He asks us this relationship question very directly. It's not a question of idle curiosity but a question of relationship. It's the kind of question that a lover might whisper to his or her beloved. Jesus asks it point-blank and insists that we answer, "Who do you say that I am?"
Discussions about Jesus--who he was, what he was about, and why he died--are frequent today. The Jesus Seminar and a whole host of others have devoted themselves to the "Jesus question."
This scholarship is important, and perhaps it helps us to articulate and clarify our understanding of Jesus. But again the question that Jesus raises this morning takes us beyond scholarship and intellectual inquiry. It is indeed a question of relationship.
When a lover asks the beloved, "Do you love me?" the lover isn't interested in an intellectual analysis about love and what it means. Nor would the lover be satisfied with a generic response such as, "Of course, I love you. I love everybody!"
What the lover wants to hear is something very concrete and specific in regard to their relationship. He or she wants to know if they are loved, and sometimes, this is followed by an even more difficult question, "Why do you love me?"
Sometimes we go through our daily routine assuming the answers to such questions and taking them for granted. But then maybe a crisis hits, which forces us to clarify and articulate the content of our love for each other.
In the same way, a time of crisis in Germany forced some men and women living under the regime of Adolph Hitler to define their relationship to their Lord and to affirm their loyalty to Jesus Christ. They wrote a document called the Barman Declaration.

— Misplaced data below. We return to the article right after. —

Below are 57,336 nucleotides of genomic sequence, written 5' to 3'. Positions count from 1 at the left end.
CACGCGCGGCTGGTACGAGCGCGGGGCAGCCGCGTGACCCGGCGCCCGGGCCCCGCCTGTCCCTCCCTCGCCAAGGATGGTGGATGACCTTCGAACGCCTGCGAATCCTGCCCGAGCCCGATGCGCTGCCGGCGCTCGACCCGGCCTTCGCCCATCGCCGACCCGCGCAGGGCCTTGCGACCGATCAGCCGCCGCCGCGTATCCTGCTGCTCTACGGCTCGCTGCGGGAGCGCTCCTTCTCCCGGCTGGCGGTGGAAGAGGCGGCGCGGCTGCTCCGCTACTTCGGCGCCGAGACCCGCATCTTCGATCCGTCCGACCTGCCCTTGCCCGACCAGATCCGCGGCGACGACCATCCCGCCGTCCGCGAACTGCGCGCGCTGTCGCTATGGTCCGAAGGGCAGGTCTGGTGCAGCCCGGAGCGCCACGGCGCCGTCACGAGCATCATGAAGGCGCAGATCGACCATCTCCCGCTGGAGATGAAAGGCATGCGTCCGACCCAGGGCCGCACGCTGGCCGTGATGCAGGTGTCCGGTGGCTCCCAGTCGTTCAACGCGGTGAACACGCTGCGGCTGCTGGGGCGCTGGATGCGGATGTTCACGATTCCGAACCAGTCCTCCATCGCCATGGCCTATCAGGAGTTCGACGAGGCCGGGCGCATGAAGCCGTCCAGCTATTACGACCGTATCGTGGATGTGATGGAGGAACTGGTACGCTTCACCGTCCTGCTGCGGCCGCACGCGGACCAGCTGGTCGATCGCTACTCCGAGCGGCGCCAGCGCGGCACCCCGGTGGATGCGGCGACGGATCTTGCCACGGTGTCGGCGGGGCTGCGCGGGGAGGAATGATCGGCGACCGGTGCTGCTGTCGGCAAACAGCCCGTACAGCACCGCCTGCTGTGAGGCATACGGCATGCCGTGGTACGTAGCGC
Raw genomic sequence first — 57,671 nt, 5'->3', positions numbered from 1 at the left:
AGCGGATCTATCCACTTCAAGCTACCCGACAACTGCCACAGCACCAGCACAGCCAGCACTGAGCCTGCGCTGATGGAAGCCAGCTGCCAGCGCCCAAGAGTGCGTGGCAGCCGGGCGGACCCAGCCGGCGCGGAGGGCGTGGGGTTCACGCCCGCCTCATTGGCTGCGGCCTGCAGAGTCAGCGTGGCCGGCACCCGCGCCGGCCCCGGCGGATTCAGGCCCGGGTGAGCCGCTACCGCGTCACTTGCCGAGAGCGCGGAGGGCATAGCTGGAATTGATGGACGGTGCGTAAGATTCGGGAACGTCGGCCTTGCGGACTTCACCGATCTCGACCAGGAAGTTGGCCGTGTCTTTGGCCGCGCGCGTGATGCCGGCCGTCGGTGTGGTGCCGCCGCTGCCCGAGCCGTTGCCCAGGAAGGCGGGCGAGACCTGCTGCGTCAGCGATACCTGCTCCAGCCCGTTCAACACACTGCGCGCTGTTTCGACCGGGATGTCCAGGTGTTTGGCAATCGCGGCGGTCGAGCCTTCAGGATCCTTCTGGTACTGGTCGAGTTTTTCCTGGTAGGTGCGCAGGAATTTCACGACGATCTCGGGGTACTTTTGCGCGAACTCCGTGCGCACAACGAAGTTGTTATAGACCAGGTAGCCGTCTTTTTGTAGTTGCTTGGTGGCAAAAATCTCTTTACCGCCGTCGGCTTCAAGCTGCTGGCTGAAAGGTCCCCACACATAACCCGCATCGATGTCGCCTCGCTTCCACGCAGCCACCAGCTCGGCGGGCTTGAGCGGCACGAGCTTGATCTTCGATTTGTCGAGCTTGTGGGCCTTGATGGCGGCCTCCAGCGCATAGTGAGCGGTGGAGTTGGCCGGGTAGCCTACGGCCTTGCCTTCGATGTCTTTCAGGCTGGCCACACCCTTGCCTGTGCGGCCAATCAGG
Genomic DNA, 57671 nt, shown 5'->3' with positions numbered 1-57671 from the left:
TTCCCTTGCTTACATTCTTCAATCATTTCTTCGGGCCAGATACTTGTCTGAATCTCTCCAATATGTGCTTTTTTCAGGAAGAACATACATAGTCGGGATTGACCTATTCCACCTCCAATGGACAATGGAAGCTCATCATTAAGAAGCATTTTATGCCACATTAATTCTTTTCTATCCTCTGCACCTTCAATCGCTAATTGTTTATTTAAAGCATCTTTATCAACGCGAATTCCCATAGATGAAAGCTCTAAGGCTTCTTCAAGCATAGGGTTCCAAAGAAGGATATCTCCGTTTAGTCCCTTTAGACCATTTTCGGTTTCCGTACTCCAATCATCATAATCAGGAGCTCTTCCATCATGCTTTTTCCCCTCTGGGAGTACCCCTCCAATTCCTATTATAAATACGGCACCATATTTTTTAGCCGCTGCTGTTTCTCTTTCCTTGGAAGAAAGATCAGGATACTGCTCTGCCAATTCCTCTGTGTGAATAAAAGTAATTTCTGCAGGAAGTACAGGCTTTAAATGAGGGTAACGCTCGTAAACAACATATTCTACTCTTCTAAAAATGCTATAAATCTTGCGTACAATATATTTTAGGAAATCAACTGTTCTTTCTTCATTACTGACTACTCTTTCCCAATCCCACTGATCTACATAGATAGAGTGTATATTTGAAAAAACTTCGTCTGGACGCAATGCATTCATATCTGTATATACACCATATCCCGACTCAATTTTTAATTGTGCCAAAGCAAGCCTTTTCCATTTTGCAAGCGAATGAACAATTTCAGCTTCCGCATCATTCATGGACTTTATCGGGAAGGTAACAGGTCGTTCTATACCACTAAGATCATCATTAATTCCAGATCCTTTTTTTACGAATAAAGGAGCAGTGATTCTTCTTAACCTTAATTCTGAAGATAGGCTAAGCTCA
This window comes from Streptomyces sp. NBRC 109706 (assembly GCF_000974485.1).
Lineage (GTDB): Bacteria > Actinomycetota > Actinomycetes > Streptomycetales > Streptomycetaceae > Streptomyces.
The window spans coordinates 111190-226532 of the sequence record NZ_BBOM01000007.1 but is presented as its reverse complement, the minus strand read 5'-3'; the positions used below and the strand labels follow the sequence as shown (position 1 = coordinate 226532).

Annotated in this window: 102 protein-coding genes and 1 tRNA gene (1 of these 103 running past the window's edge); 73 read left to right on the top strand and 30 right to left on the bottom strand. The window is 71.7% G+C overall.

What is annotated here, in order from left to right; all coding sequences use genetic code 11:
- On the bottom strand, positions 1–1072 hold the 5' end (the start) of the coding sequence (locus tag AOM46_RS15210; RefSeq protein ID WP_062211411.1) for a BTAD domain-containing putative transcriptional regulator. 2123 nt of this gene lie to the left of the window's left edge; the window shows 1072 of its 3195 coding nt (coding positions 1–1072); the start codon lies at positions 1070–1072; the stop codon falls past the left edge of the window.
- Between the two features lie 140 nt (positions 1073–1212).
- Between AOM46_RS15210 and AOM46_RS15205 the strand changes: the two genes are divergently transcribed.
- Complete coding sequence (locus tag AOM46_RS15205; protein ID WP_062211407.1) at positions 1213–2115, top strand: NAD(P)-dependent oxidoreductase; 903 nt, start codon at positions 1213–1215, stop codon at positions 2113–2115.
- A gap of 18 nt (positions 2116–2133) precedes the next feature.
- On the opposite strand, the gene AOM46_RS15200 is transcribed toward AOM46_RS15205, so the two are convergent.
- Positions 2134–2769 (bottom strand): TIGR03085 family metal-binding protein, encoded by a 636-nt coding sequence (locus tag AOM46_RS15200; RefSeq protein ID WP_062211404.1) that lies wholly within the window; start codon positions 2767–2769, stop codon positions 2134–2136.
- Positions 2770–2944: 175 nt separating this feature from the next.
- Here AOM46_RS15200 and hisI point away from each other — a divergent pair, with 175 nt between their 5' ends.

At first glance the words of this document appear to be very modest. They're nothing out of the ordinary, but there is a confession--similar to the one in our gospel for today.
It says in part: "Jesus Christ...is the one Word of God which we have to hear and which we have to trust in life and in death."
When people were calling Adolph Hitler, "Mein Fuhrer" one of the signers of the Barman Declaration, Martin Niemoller, who was also a guest in this congregation, wrote a book of sermons entitled, "Christ is Mein Fuhrer."
For that book, Pastor Niemoller went to Dachau for 7 years, and another signer of the Barman Declaration, Dietrich Bonhoeffer, was hung by the Nazis in 1945.
When we were back in Colorado a couple of weeks ago, I preached at a former congregation where I had served for 17 years. This was their 100th anniversary year.
During the potluck following worship, both Karen and I were given the opportunity to speak about our life in Hawai'i, and each of spoke about the uniqueness and the giftedness of LCH and its ministry.
Among other things we both mentioned the blessing of being a part of a Reconciling in Christ congregation. I indicated that if the church isn't large enough to include gays and lesbians, those wrestling with addiction and mental illness and all those on the margins of life, then we're really not being the church of Jesus Christ.
But I think Karen stated it even more eloquently when she said that by being involved with you our hearts have been stretched. And if we don't allow our hearts to be stretched to include all folks in the Good News of the Gospel then we're putting a boundary or a wall around God's grace and love.